It’s not often that the public forum afforded to a performer is used in such a profound and lasting way, but that is exactly what Gord Downie is doing with his Secret Path project. After wrapping what could very well be the final performance by The Tragically Hip (as Downie is battling terminal brain cancer), many thought that would be the last we heard from Gord. Not long after that Kingston show, word began to spread about a new solo project from the Hip front-man, and that would soon be revealed to be Secret Path.
The story behind Secret Path is a tragic and heartbreaking tale of Chanie Wenjack, a 12 year-old First Nations boy who, upon escaping from the Cecilia Jeffrey Indian Residential School in Kenora, ON, embarked on a journey home. Sadly, Chanie didn’t realize that home was over 400 miles away, and he would only make it 40 miles before succumbing to starvation and the elements, wearing little more than a thin jacket, and in his pocket were 7 wooden matches housed in a glass jar. Chanie’s is but one of many tales stemming from the residential schools in Canada, and on the day that Wenjack set out on his Secret Path, 9 others embarked and were caught and returned.
The story of Chanie sadly isn’t isolated, but it’s also not one that is openly talked about, as it reveals a dark, deep and twisted scar on the Canada we know and love. It’s not something that is taught in schools, but it is something that needs to be revealed and discussed, if there is any hope of allowing healing to commence. As one of Canada’s most beloved performers, Downie is attempting to use his remaining time and cachet to bring this topic to the forefront of the nation’s consciousness with this multi-media project (the album, documentary, and graphic novel all tell the story).
It was a cold November 29th in Halifax, when Gord Downie staged a commemoration of Chanie Wenjack’s life, and while it’s Chanie’s story that sparked this project, his story is far less isolated than his passing was. This album, as sparse and sombre as it may be, is a rallying cry needed to unify and mobilize the Canadian Government and the First Nations people to actions, to learn from the past and how to work together to move forward. The show in Halifax featured speakers from the Mi’kmaq and Inuit Tapiriit Kanatami communities, in addition to an introduction from Mike Downie (Gord’s brother) about the Gord Downie and Chanie Wenjack fund; and to close the evening out, Gord welcomed Chanie’s sisters to the stage, who proceeded to deliver a healing prayer for those in attendance.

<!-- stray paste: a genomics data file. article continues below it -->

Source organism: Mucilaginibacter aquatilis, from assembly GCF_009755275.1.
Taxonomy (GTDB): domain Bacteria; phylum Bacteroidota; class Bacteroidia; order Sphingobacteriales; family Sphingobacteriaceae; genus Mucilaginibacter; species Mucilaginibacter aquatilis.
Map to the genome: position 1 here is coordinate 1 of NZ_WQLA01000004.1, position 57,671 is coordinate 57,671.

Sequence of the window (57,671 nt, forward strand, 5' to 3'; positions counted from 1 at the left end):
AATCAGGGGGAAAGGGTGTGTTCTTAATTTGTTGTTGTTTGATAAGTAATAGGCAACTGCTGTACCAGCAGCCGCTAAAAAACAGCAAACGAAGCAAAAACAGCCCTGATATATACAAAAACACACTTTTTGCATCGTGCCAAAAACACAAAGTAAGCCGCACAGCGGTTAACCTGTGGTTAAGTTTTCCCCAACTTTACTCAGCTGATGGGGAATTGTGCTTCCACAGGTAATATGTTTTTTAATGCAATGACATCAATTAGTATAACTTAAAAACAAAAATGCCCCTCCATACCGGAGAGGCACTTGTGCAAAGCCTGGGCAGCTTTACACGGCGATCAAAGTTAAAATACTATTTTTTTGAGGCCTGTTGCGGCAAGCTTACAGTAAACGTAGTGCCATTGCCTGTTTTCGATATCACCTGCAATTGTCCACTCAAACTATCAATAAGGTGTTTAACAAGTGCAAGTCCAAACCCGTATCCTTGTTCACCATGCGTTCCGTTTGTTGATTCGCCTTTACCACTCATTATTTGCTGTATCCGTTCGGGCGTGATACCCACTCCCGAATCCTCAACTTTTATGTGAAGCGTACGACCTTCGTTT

While the performance took something of a backseat to Chanie’s story, it was a special night in Halifax nonetheless. Seeing the two front-men from Blue Rodeo (Jim Cuddy, Greg Keelor) and hometown singer-songwriter Joel Plaskett file inside to take their seats ahead of the show, there was something special afoot. Personally, having been a longtime Hip (and Gord) fan, I have been fortunate enough to see the band perform a few times, but I was unsure of what state we would find the beloved singer. Once the lights went down, all doubts evaporated when Gord and his backing band took the stage; that magical switch was flipped and we were off and running.
Much like the Hip’s last Halifax show in early 2015, Gord ambled across the stage, mugging for the crowd, hitting those angular poses that have long been part of his repertoire. While the album itself is quite sparse and sombre, this performance was anything but. Downie let his spirit take the wheel, and it was a vintage performance, which harkened back to the days long before the Glioblastoma made itself known. This wasn’t a joyful performance per se, but one of a man being exactly where he was supposed to be, revelling in the spotlight and being able to convey this poignant and powerful message on behalf of the Wenjack family, and for all of those who had to endure the agony housed within the Residential schools. As the band played, the screen at the back of the stage showed the animated depiction of the graphic novel, and while this may be the last opportunity many of us would have to see Gord Downie perform live, you would find yourself lost within the imagery on screen.
If this was the last time Gord performed in Halifax, it was one hell of way to cap off a long storied relationship between the artist and this city. While his work with his bandmates in the Tragically Hip has left an undeniable and indelible mark on the very fabric of this country, it somehow all pales in comparison to what he has chosen to undertake since that final show in Kingston.